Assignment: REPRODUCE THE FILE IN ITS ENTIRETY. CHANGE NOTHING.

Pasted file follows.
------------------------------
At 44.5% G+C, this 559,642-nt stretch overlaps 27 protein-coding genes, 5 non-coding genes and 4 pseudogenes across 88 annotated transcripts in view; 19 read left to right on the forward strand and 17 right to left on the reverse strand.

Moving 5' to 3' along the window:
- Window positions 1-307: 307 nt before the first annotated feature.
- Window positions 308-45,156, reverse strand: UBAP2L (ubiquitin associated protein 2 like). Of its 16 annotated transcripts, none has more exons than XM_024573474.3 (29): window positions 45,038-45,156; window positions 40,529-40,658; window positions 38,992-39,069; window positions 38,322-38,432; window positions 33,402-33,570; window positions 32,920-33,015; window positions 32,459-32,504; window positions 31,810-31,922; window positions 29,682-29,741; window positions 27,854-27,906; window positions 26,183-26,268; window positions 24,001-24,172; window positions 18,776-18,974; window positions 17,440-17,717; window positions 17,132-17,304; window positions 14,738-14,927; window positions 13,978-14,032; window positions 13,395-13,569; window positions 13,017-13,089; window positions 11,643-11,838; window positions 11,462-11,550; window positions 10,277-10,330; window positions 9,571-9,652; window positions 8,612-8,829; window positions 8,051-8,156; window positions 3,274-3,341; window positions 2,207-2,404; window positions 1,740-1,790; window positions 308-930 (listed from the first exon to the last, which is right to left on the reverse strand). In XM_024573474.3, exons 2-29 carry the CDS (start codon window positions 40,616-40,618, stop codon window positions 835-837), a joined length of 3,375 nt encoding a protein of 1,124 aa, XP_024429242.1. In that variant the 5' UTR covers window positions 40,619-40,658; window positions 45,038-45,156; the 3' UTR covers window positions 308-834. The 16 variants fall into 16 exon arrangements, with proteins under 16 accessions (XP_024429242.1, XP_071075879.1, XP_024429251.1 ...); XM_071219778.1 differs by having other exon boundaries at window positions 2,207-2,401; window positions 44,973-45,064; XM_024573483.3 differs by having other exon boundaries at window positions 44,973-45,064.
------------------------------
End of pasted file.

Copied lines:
At 44.5% G+C, this 559,642-nt stretch overlaps 27 protein-coding genes, 5 non-coding genes and 4 pseudogenes across 88 annotated transcripts in view; 19 read left to right on the forward strand and 17 right to left on the reverse strand.

Moving 5' to 3' along the window:
- Window positions 1-307: 307 nt before the first annotated feature.
- Window positions 308-45,156, reverse strand: UBAP2L (ubiquitin associated protein 2 like). Of its 16 annotated transcripts, none has more exons than XM_024573474.3 (29): window positions 45,038-45,156; window positions 40,529-40,658; window positions 38,992-39,069; window positions 38,322-38,432; window positions 33,402-33,570; window positions 32,920-33,015; window positions 32,459-32,504; window positions 31,810-31,922; window positions 29,682-29,741; window positions 27,854-27,906; window positions 26,183-26,268; window positions 24,001-24,172; window positions 18,776-18,974; window positions 17,440-17,717; window positions 17,132-17,304; window positions 14,738-14,927; window positions 13,978-14,032; window positions 13,395-13,569; window positions 13,017-13,089; window positions 11,643-11,838; window positions 11,462-11,550; window positions 10,277-10,330; window positions 9,571-9,652; window positions 8,612-8,829; window positions 8,051-8,156; window positions 3,274-3,341; window positions 2,207-2,404; window positions 1,740-1,790; window positions 308-930 (listed from the first exon to the last, which is right to left on the reverse strand). In XM_024573474.3, exons 2-29 carry the CDS (start codon window positions 40,616-40,618, stop codon window positions 835-837), a joined length of 3,375 nt encoding a protein of 1,124 aa, XP_024429242.1. In that variant the 5' UTR covers window positions 40,619-40,658; window positions 45,038-45,156; the 3' UTR covers window positions 308-834. The 16 variants fall into 16 exon arrangements, with proteins under 16 accessions (XP_024429242.1, XP_071075879.1, XP_024429251.1 ...); XM_071219778.1 differs by having other exon boundaries at window positions 2,207-2,401; window positions 44,973-45,064; XM_024573483.3 differs by having other exon boundaries at window positions 44,973-45,064.